Jesse D. Garrabrant/Getty Images
The NBA news and rumors were flying fast on Twitter in the days leading up to the draft. While we did see a few splashes, namely Chicago Bulls superstar forward Jimmy Butler being traded to the Minnesota Timberwolves, the picks largely went as expected.
Ultimately, this year’s player pool has a ton of star power and depth on paper. The 2017-18 season will be fascinating, as we’ll see if that thought comes to fruition.
Here’s a look at each team’s first-round selection alongside some grades and analysis.
2017 NBA Draft Board
2017 NBA Draft First-Round Grades and Selections
1. Philadelphia 76ers: Washington PG Markelle Fultz (B)
Fultz is a great fit for the 76ers, who need a go-to scorer who can shoot from the outside or slice to the rim. He’s a multidimensional offensive threat who was a dynamite offensive star in his lone year at the University of Washington, and he could immediately become the 76ers’ No. 1 scoring option.
The only reason why this grade is a “B” is because the 76ers gave up a first-round selection to the Boston Celtics to move up just two spots.
Clearly, the 76ers think Fultz is head and shoulders above the rest of the draft class, but if he becomes an All-NBA Team member someday, no one will care about that selection being traded away.
2. Los Angeles Lakers: UCLA PG Lonzo Ball (A)
The Lakers get the mature, pass-first floor general they needed in Lonzo Ball, who should immediately slot in at starting point guard.
Ball is set up for success in L.A. Not only is he close to home, but he can learn under Magic Johnson, the best point guard in NBA history.
Furthermore, there isn’t as much of pressure on Ball to produce right away as one might think.
Sure, his father’s boisterous manner has put a bull’s-eye on his back, and the second-biggest market in the country is hungry for a winner after four years of losing, but the Lakers are a very young team that still needs to grow. It’s not realistic for them to turn things around next year.
With a little time and development, Ball should develop into an All-Star.
3. Boston Celtics: Duke F Jayson Tatum (A)
The Celtics desperately needed another scorer to take the load off Isaiah Thomas and Avery Bradley, and Jayson Tatum, who scored 16.8 points per game for the ACC tournament champion Duke Blue Devils, fits the bill with ease. Tatum can score from anywhere on the floor and can play small forward or power forward.
His selection won’t put the C’s on par with the defending Eastern Conference champion Cleveland Cavaliers, but with the addition of a star free agent this offseason (perhaps Gordon Hayward or Blake Griffin), Boston will suddenly have the deepest team in the NBA, with players who can pour in points and play shutdown defense.
4. Phoenix Suns: Kansas F Josh Jackson (A)
The Suns are a very young team that has a ton of potential. The problem is that they are very bad defensively in a conference loaded with offensive superstars. Per ESPN.com, the Suns finished third-to-last in defensive efficiency.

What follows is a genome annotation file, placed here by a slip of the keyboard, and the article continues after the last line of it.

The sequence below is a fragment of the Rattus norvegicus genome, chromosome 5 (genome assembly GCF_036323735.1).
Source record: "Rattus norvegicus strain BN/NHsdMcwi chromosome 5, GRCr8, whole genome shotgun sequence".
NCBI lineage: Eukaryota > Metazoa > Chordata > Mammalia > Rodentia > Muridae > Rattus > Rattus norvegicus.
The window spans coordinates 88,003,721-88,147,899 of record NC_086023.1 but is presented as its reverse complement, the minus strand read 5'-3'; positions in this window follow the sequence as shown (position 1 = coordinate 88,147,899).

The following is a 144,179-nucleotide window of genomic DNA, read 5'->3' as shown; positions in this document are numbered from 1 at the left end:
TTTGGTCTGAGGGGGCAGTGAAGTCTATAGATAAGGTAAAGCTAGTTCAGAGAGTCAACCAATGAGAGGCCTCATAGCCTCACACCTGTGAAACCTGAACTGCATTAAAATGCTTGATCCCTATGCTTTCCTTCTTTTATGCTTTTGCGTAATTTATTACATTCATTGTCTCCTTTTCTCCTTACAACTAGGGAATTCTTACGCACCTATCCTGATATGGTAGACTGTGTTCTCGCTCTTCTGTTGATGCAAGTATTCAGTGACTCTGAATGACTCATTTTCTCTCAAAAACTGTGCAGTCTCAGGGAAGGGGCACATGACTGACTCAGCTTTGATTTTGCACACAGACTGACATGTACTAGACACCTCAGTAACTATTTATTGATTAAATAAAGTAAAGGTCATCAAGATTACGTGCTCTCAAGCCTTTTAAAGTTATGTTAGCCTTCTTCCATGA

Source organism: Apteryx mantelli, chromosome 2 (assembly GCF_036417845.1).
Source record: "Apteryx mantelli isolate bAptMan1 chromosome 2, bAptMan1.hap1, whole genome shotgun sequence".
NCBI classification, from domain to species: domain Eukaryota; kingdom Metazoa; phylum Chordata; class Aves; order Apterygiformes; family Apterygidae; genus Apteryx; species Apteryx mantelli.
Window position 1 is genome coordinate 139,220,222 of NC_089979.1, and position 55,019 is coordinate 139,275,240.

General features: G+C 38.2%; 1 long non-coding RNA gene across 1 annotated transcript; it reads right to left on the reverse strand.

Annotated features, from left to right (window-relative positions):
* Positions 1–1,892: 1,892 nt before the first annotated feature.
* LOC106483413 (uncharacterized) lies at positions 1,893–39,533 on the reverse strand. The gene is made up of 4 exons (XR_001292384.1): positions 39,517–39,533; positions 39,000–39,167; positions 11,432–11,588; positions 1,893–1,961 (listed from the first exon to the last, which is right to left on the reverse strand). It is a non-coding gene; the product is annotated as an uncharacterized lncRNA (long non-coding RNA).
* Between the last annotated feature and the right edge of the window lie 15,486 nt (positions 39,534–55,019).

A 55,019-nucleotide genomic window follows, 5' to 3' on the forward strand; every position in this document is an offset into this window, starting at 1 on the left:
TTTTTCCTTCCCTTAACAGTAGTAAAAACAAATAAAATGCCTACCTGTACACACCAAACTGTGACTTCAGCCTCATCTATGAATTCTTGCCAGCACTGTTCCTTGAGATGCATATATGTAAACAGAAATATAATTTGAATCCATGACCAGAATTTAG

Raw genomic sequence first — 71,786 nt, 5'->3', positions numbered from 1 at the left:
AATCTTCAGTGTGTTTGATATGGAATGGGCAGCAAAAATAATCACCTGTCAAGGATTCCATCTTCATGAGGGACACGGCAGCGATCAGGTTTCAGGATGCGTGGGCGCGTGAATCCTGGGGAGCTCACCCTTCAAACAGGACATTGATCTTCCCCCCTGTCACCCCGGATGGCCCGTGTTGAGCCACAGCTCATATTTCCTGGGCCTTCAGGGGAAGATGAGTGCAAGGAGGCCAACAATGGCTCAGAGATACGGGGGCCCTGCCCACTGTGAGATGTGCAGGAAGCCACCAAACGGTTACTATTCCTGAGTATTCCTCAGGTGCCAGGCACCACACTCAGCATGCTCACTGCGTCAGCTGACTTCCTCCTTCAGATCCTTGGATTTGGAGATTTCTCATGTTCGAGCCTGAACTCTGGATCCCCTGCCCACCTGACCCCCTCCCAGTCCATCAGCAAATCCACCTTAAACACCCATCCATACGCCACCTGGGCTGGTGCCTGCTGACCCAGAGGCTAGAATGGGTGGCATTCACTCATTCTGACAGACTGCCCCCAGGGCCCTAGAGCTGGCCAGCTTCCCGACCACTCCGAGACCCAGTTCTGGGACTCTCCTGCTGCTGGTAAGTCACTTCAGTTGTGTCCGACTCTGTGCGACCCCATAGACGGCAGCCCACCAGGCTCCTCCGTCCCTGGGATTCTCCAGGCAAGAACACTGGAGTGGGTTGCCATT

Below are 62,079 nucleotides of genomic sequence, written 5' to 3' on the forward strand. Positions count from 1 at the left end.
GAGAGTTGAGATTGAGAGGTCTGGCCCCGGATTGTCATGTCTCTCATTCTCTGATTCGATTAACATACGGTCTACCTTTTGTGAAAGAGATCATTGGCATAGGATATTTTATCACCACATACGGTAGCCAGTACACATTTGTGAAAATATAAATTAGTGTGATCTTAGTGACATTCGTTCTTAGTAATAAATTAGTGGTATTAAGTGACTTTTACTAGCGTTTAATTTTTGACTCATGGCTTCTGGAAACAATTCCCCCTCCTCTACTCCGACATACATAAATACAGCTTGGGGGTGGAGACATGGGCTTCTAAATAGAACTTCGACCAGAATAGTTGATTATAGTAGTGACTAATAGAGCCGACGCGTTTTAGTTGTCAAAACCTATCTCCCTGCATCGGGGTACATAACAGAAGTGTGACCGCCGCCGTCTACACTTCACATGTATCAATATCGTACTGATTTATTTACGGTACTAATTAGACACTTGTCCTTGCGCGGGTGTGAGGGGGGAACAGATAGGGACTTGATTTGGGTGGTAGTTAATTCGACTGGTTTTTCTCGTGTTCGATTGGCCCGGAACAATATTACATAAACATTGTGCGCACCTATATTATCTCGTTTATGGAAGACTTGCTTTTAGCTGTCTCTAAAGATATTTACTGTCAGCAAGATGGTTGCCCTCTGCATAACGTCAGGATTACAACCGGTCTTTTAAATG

Simply put, they can’t compete with the Golden State Warriors and the Houston Rockets by outscoring them every night. Instead, they need to find a way to improve on defense, and Josh Jackson fits the bill perfectly. He can slot right into the starting lineup and be tasked with defending his opponent’s best offensive threat (minus the center position).
The Suns still need more pieces to cobble together a better team defense, but Jackson is a great start.
5. Sacramento Kings: Kentucky PG De’Aaron Fox (A)
This is the best pick of the entire draft, as the Kings get a player at No. 5 who could very well be seen as the No. 1 player from the class of 2017 down the line.
Fox has as much potential as anyone else picked this year. On offense, Fox is a great ball-handler who can drive to the rim with ease. On defense, he’s tenacious. And it seems like he’s done nothing but say and do all the right things since he stepped foot in Lexington. No one in the draft may have better intangibles than him.
Fox will immediately become the Kings’ starting point guard. There will be some growing pains with this being such a young team, but Fox has Hall of Fame potential.
One can’t help but wonder if the Kings-Lakers rivalry from the early 2000s will be renewed with Fox and Ball in the same division.
6. Orlando Magic: Florida State F Jonathan Isaac (B)
Isaac stays in-state as the Orlando Magic pick him sixth overall. The former Seminoles forward should slot in as the starting small forward immediately.
His addition to the starting lineup is quite interesting, as he and power forward Aaron Gordon on the court at the same time should make for some nightmare matchups next year. Their combined length and ridiculous athleticism will be a problem for many teams.
If Isaac continues to improve his three-point shooting (he was at 34.8 percent last year), then he could become one of the best players to emerge from this draft.
7. Chicago Bulls: Arizona PF Lauri Markkanen (C)
The Bulls sent Jimmy Butler to the Minnesota Timberwolves in exchange for a package that included the No. 7 pick, and with that selection, Chicago took the seven-foot sharpshooter from Arizona, Lauri Markkanen.
Markkanen had a solid season at Tucson, averaging 15.6 points per game (alongside 42.3 percent three-point shooting), but where will he slot within this lineup?
Is he going to play alongside Nikola Mirotic and Robin Lopez in the starting lineup? If so, the Bulls are going to have issues on defense, as smaller and quicker forwards who can stretch the floor would give Chicago problems.
Still, Chicago was a poor shooting team last year, finishing 25th in the NBA in field-goal percentage, so Markkanen could help improve that mark significantly.
8. New York Knicks: SIG Strasbourg PG Frank Ntilikina (B)